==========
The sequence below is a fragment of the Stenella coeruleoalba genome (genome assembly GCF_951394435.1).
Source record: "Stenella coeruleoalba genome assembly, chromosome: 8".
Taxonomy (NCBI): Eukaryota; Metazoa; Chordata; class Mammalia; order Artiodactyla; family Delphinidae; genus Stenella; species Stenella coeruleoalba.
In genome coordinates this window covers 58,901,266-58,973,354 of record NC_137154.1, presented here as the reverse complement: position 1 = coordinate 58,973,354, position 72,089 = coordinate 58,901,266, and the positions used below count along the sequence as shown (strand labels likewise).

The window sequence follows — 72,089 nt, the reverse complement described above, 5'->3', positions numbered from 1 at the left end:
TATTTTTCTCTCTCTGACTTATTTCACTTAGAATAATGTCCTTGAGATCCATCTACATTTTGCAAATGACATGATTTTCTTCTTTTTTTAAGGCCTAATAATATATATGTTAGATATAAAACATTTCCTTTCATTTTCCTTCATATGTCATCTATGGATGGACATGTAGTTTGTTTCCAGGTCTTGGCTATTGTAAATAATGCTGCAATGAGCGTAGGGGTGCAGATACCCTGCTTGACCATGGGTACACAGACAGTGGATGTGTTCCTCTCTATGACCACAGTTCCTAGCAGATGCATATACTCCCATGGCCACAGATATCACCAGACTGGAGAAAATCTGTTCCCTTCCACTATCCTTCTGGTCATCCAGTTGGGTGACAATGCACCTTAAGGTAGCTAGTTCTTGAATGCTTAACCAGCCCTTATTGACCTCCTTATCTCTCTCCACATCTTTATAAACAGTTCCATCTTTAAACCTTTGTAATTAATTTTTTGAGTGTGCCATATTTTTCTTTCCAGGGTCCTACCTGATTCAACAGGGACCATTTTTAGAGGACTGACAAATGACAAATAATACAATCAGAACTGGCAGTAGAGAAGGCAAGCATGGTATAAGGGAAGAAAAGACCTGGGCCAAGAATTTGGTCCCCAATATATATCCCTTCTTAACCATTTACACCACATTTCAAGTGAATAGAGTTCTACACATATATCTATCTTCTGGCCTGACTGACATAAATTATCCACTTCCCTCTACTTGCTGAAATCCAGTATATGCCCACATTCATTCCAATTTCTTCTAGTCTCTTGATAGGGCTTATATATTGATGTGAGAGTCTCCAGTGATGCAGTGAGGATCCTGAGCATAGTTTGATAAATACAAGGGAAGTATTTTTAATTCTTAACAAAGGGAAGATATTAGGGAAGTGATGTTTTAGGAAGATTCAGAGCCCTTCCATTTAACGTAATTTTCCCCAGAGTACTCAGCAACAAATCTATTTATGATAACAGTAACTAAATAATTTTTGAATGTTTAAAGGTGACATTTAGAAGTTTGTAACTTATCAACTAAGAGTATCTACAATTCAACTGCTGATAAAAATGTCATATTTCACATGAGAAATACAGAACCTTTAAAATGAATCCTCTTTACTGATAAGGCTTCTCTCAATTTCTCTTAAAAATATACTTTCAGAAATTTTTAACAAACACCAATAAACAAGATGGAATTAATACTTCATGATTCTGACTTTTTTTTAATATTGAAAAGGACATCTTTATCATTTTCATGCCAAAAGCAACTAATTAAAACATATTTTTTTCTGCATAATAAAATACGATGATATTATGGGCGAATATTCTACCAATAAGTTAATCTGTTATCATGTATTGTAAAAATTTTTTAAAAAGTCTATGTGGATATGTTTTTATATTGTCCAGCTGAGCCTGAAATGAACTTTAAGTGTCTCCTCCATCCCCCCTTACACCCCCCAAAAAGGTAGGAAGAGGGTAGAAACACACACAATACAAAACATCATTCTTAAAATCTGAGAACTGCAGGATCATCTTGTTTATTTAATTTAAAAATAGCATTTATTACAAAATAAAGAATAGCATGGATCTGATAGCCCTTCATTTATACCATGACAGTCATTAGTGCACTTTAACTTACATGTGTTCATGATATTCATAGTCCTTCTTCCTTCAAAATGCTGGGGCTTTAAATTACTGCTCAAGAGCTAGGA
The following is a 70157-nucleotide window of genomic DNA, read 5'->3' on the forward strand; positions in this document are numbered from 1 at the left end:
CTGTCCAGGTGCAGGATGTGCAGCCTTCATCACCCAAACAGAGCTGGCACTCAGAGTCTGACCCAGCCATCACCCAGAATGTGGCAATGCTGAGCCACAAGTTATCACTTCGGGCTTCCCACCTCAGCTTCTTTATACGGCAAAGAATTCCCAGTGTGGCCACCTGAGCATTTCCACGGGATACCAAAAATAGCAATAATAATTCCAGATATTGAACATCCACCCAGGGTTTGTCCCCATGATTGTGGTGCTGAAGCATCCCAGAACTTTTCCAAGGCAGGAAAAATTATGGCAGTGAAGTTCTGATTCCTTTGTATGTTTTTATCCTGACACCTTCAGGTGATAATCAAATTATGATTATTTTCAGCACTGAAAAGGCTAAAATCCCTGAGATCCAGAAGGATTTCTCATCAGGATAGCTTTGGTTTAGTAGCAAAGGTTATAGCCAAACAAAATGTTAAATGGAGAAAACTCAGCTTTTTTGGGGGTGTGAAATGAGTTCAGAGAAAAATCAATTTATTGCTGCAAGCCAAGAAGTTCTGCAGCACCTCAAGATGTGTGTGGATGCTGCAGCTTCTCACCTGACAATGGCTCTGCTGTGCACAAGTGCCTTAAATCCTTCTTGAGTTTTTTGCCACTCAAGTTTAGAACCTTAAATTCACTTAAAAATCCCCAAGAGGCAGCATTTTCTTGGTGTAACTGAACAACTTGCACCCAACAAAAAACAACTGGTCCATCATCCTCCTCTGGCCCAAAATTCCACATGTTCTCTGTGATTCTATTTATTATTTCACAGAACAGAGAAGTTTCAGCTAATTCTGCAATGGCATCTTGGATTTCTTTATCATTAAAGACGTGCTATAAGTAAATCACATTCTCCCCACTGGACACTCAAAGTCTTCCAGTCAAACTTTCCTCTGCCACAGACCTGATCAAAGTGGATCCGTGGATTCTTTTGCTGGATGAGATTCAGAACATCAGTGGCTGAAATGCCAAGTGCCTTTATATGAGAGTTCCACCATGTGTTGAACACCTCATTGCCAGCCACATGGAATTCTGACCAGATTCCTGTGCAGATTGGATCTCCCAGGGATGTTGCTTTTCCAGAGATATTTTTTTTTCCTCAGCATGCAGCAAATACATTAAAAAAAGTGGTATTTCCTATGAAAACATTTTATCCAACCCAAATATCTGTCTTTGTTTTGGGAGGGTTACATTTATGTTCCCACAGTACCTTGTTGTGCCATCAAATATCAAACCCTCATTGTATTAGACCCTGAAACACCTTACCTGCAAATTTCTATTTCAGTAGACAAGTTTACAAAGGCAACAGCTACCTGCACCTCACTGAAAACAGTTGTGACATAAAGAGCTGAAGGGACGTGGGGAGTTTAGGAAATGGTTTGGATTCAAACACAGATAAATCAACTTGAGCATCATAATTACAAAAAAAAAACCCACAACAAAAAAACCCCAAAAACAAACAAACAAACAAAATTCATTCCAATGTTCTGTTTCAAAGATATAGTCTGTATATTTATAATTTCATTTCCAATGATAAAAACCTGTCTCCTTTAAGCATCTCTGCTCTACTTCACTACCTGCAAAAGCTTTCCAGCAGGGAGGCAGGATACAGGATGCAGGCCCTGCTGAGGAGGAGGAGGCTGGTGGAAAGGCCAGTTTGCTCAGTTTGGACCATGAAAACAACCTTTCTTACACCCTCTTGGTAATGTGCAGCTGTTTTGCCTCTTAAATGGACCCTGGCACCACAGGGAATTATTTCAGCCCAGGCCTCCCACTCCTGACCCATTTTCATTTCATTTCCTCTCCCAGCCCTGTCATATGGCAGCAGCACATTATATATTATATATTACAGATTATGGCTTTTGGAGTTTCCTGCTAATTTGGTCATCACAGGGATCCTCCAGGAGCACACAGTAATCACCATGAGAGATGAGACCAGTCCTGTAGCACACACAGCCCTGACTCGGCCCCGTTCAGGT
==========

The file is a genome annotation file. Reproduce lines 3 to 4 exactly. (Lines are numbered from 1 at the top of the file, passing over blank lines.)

Taxonomy (NCBI): Eukaryota; Metazoa; Chordata; class Mammalia; order Artiodactyla; family Delphinidae; genus Stenella; species Stenella coeruleoalba.
In genome coordinates this window covers 58,901,266-58,973,354 of record NC_137154.1, presented here as the reverse complement: position 1 = coordinate 58,973,354, position 72,089 = coordinate 58,901,266, and the positions used below count along the sequence as shown (strand labels likewise).